To be clear, this isn’t some “keep your hands off my childhood memories” manifesto. Not remotely. This particular project has a higher degree of difficulty than most. Snipes and Harrelson weren’t unknowns when they made the original. It was actually the second sports movie they made together (Wildcats). Anyway, the reason why Space Jam works is because it was a movie that came out of the gate as a blockbuster. There were toys, clothes, a soundtrack to die for and everything else that a megamovie is supposed to have. Remaking it was just a matter of time.

“That movie [White Men Can’t Jump] changed [things]. Commercials went from Nike, slo-mo, special effects stuff, to the street,” Shelton said on The Nerdist podcast earlier this month. “From South Africa to Australia, I’ve received letters ever since. It changed the way kids on the street dressed. I’m proud of that.”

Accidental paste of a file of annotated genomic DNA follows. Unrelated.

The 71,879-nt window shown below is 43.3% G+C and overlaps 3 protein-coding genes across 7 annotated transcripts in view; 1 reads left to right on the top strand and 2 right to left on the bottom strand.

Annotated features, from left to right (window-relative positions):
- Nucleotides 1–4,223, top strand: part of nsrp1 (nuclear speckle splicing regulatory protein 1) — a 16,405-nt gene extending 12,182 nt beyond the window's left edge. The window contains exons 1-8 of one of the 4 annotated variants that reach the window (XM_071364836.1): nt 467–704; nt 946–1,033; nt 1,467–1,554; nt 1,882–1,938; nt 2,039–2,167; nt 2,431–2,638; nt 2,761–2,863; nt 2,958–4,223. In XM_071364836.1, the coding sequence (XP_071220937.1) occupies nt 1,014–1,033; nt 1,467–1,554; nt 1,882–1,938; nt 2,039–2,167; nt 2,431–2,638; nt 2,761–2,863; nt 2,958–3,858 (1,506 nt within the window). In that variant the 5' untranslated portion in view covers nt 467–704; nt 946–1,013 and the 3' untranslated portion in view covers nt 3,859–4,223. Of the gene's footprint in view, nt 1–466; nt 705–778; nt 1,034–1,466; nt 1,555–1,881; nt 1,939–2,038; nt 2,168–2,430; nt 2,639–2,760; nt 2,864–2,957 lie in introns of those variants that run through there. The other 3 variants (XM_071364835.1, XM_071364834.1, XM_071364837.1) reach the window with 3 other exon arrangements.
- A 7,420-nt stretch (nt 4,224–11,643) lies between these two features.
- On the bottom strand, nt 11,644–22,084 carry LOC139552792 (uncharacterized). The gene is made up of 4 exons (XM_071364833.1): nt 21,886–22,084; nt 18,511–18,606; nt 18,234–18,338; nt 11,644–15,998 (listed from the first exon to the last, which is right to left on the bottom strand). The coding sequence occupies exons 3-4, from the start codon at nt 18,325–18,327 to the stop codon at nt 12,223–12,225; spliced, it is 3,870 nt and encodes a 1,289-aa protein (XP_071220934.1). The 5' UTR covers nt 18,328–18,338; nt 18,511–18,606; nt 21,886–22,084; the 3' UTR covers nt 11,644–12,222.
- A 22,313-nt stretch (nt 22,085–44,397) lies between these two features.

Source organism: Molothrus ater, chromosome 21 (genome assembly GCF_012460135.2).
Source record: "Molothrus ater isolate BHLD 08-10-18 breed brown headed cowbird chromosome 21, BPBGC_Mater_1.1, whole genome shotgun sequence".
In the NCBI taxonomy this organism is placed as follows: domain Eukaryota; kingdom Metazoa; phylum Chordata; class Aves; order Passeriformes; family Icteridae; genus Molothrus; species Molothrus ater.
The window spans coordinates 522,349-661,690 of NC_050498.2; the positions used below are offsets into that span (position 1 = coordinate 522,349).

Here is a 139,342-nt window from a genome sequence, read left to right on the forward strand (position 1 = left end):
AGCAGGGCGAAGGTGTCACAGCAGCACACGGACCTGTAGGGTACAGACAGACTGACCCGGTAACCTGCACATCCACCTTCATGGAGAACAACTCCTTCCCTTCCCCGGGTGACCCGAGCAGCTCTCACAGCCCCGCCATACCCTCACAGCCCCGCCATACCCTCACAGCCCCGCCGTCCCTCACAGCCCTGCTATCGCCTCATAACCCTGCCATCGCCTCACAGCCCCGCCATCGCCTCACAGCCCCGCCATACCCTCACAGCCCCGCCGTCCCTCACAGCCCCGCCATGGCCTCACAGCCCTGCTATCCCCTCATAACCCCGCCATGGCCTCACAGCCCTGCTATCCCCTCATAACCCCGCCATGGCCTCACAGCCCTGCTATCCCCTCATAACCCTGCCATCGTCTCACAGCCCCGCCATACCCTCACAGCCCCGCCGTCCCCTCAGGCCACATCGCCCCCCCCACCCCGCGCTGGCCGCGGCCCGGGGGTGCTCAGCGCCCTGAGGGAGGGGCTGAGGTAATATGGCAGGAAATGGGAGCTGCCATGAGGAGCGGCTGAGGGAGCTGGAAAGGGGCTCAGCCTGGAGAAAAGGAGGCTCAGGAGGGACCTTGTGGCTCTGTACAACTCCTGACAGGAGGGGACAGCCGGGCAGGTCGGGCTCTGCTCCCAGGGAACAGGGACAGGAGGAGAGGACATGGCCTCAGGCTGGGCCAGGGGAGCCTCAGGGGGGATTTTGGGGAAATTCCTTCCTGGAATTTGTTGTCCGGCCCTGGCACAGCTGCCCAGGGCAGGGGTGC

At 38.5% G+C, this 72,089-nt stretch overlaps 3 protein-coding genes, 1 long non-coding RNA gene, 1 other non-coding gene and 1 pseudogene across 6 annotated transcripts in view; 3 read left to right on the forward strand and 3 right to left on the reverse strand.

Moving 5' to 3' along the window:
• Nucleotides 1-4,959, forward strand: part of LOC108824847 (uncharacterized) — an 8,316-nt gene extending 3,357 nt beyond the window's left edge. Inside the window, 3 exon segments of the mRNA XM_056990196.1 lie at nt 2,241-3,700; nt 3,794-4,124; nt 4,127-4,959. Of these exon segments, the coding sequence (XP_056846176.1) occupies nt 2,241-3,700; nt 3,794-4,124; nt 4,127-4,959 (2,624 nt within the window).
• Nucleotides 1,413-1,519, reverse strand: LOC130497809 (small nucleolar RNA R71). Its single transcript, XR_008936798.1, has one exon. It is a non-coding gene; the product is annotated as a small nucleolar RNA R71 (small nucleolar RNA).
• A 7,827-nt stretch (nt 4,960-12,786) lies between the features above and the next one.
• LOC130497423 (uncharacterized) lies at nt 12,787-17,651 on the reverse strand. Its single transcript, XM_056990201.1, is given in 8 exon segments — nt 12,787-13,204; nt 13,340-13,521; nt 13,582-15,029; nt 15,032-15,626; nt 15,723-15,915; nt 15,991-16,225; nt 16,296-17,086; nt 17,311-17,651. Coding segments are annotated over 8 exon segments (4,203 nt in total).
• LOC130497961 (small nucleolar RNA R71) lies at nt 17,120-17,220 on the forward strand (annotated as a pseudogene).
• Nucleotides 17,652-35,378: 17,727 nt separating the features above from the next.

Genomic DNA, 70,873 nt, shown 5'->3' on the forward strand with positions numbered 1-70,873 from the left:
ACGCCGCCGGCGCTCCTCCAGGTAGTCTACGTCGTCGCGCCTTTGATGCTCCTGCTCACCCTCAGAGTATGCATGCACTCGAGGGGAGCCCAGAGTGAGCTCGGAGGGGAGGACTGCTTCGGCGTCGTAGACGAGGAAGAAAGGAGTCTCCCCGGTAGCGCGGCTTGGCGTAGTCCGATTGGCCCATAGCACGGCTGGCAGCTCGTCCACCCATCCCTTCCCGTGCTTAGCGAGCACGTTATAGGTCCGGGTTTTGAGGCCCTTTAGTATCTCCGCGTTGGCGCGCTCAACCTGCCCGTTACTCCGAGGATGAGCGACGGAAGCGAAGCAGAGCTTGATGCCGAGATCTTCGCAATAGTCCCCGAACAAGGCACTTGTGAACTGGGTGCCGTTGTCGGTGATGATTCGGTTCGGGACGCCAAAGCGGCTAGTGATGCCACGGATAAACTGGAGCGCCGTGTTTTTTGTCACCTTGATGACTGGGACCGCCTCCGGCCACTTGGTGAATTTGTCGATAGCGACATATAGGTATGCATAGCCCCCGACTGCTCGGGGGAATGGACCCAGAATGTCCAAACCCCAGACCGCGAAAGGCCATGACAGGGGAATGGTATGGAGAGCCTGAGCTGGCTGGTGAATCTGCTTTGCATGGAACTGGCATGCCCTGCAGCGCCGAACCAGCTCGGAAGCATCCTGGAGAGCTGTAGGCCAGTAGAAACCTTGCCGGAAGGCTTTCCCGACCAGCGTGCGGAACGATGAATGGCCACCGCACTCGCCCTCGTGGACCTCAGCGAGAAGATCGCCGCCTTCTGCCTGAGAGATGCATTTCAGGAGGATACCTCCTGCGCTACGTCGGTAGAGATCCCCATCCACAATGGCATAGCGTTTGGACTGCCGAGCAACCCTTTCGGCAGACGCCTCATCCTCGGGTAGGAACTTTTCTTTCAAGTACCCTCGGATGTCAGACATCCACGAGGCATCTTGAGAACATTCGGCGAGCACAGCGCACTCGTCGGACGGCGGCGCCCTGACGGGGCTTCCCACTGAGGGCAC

Recreating the magic of the OG version should not be the goal here. But using it as a springboard for another hilarious tale won’t be an easy task. Either way, we’re still going to Sizzler after we see it.

Barack Obama holds final news conference

He keeps it classy, cool and wishes Donald Trump good luck

4:00 PMFull disclosure: Legendary sports filmmaker Ron Shelton’s White Men Can’t Jump is my favorite basketball movie of all time, and it’s not even close. When it was released, I had just turned 11 years old. Somehow, I managed to see it in the theater. As a result, it will always be a kid’s movie in my mind.

So, when Variety reported that Los Angeles Clippers forward Blake Griffin, Carolina Panthers offensive lineman Ryan Kalil and Black-ish creator Kenya Barris planned to remake the buddy sports comedy, needless to say, it was good news. But then one thing occurred to me: This is going to be extremely difficult.

One Sheet movie poster advertises 'White Men Can't Jump' (20th Century Fox), a basketball sports comedy starring Wesley Snipes, Woody Harrelson, Tyra Ferrell, and Rosie Perez, Los Angeles, California, 1992. (Photo by John D. Kisch/Separate Cinema Archive/Getty Images)

One-sheet movie poster advertises ‘White Men Can’t Jump’ (20th Century Fox), a basketball sports comedy starring Wesley Snipes, Woody Harrelson, Tyra Ferrell and Rosie Perez, Los Angeles, 1992. (Photo by John D. Kish/Separate Cinema Archive/Getty Images)

John D. Kisch/Separate Cinema Archive/Getty Images